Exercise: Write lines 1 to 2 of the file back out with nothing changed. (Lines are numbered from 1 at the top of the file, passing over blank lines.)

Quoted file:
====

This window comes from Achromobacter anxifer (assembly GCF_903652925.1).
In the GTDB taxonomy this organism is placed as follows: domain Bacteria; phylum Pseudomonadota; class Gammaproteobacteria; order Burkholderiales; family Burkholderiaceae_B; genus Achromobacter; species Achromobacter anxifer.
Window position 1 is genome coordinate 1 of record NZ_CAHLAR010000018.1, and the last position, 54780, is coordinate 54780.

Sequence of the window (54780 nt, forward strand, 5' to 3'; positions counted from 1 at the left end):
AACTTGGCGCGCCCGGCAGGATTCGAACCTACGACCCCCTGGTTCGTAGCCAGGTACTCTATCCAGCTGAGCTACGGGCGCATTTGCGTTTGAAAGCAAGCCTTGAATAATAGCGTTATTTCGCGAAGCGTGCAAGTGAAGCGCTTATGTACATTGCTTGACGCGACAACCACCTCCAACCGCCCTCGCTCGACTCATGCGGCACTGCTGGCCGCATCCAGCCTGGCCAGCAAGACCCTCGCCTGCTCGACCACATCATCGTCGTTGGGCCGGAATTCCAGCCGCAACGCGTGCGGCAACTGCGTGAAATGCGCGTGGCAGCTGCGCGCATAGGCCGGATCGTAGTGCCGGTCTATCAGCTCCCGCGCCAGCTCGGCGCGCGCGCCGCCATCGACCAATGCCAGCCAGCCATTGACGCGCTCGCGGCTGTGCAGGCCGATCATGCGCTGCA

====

This window comes from Achromobacter anxifer (assembly GCF_903652925.1).
In the GTDB taxonomy this organism is placed as follows: domain Bacteria; phylum Pseudomonadota; class Gammaproteobacteria; order Burkholderiales; family Burkholderiaceae_B; genus Achromobacter; species Achromobacter anxifer.